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REDISCOVERING ‘THREE GODFATHERS’

There aren’t many stories that have been filmed five separate times—not counting homages and ripoffs—and even fewer that attracted the same A-list director on three occasions, but that is the case with Peter B. Kyne’s Three Godfathers. The director was John Ford, who first made it with his then-collaborator and star Harry Carey in 1916. Unfortunately, both that film and a 1919 remake that reteamed them called Marked Men no longer exist. An up-and-coming William Wyler tackled the first talkie adaptation (also released in a silent version), called Hell’s’ Heroes, in 1930. Ford returned to the sturdy vehicle with John Wayne, Pedro Armendariz, and a fresh-faced Harry Carey, Jr. in 1948. The film is dedicated to Ford’s departed comrade Harry Carey and costars the actor’s son, at the outset of his long career in front of the camera.

Lost in the shuffle is an understated MGM remake of the story filmed in 1936, produced by Joseph L. Mankiewicz and directed by Richard Boleslawski, late of the Moscow Art Theatre. Despite his imposing background, the Polish-born director made good commercial fare during his all-too-brief career in Hollywood. He had recently completed an excellent adaptation of Les Misérables with Fredric March and Charles Laughton and was flying high when cardiac arrest cut his life short at the age of 47, in early 1937.



I chose and introduced this unjustly forgotten picture at the recent TCM Classic Film Festival and stayed to watch a 35mm print on the big screen. Not having seen it in a while I was careful not to oversell it to our audience, but when it was over it got a hearty round of applause and I had to admit that it is exceptional. The following day, my old friend Jeanine Basinger (who received TCM’s Robert Osborne Award) said, “It’s better than the Ford.” 

Now, Warner Archive has released the film as a bonus feature on the Blu-ray disc alongside the 1948 remake. This is news worth spreading among your film buff friends.

The script doesn’t overplay its hand in making it a Christmas parable about the baby Jesus. Journeymen screenwriters Edward E. Paramore Jr. and Manuel Seff keep things simple and give the audience credit for recognizing the underpinning of the narrative. 



Boleslawski tells the first third of the story in ultra closeups of his actors Chester Morris, Walter Brennan, and Lewis Stone. Each one commands the screen and justifies this unusual presentation. (This must have been a departure for cinematographer Joseph Ruttenberg, who was just beginning his decades-long career at MGM, where he would go on to win four Oscars.) Morris had proven himself an all-purpose leading man since the coming of talkies but his career never caught fire and he wound up headlining B movies like the Boston Blackie series. Lewis Stone, who apparently never looked young (and yes, I’ve seen the 1922 version of Scaramouche in which he plays the leading role) has never been better, as the most thoughtful and literate member of the outlaw trio who come upon a newborn baby in the desert.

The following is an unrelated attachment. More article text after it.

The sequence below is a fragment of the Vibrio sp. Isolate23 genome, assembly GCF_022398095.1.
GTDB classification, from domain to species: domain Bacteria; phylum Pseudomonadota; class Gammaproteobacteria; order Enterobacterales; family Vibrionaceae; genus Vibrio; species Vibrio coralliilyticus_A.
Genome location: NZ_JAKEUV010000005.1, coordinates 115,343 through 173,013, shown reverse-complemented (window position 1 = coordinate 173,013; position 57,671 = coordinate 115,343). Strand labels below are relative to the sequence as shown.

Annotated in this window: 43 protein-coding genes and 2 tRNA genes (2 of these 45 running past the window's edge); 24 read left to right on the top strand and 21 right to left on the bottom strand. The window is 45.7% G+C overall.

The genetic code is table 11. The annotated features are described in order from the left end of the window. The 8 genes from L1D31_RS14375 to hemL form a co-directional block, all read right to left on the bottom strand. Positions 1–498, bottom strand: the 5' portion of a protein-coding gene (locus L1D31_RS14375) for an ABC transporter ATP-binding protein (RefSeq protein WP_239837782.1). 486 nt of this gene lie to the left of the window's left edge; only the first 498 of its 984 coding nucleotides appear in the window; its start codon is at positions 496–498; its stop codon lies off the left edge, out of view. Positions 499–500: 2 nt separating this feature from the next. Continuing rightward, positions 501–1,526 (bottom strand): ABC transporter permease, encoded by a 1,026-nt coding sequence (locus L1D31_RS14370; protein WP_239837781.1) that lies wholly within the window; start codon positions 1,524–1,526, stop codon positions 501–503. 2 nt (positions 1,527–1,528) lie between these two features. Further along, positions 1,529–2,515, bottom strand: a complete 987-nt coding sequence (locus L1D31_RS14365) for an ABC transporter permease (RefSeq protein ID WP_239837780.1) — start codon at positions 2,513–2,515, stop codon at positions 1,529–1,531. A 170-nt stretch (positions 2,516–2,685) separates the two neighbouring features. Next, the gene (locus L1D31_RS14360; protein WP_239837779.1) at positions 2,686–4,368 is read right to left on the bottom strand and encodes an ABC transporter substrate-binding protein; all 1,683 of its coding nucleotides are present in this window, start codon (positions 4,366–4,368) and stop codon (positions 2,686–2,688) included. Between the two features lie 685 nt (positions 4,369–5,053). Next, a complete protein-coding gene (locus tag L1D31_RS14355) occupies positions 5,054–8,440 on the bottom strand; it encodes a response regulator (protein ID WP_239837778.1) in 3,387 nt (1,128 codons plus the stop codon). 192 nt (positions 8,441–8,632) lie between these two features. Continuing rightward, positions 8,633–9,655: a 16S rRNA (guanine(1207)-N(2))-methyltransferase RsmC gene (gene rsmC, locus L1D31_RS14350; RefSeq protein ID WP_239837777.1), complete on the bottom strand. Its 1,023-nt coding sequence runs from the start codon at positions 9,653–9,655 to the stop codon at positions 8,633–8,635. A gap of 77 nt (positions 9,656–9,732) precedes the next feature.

As for Walter Brennan, he was forty years old, appeared to be sixty, and was still doing uncredited walk-ons months before this movie went into production. 1936 was his watershed year, as he won the first of three Academy Awards for his performance in Come and Get It. The hayseed he portrays here could have been a broad caricature but isn’t—a credit to both the actor and,  likely, his director. (Boleslawski was the first man to bring Konstantin Stanlisavski’s techniques to America and taught the founders of the Group Theater). 

Brennan, Stone and Morris make a terrific team in this story of outlaws who manage to perform one good deed before meeting their reward. They inhabit their characters completely and make you care what happens to them, not just to the infant they rescue. The supporting cast is full of familiar faces like future cowboy star Bob Livingston, leading lady Irene Hervey, Sidney Toler (two years before he inherited the role of Charlie Chan), and ever-reliable Willard Robertson. 

Put this Blu-ray on your must-have list…and thank me later.

Leonard Maltin is one of the world’s most respected film critics and historians. He is best known for his widely-used reference work Leonard Maltin’s Movie Guide and its companion volume Leonard Maltin’s Classic Movie Guide, now in its third edition, as well as his thirty-year run on television’s Entertainment Tonight. He teaches at the USC School of Cinematic Arts and appears regularly on Reelz Channel and Turner Classic Movies. His books include The 151 Best Movies You’ve Never Seen, Of Mice and Magic: A History of American Animated Cartoons, The Great Movie Comedians, The Disney Films, The Art of the Cinematographer, Movie Comedy Teams, The Great American Broadcast, and Leonard Maltin’s Movie Encyclopedia. He served two terms as President of the Los Angeles Film Critics Association, is a voting member of the National Film Registry, and was appointed by the Librarian of Congress to sit on the Board of Directors of the National Film Preservation Foundation. He hosted and co-produced the popular Walt Disney Treasures DVD series and has appeared on innumerable television programs and documentaries. He has been the recipient of awards from the American Society of Cinematographers, the Telluride Film Festival, Anthology Film Archives, and San Diego’s Comic-Con International. Perhaps the pinnacle of his career was his appearance in a now-classic episode of South Park. (Or was it Carmela consulting his Movie Guide on an episode of The Sopranos?) He holds court at leonardmaltin.com. Follow him on Twitter and Facebook; you can also listen to him on his weekly podcast: Maltin on Movies. — [Artwork by Drew Friedman]

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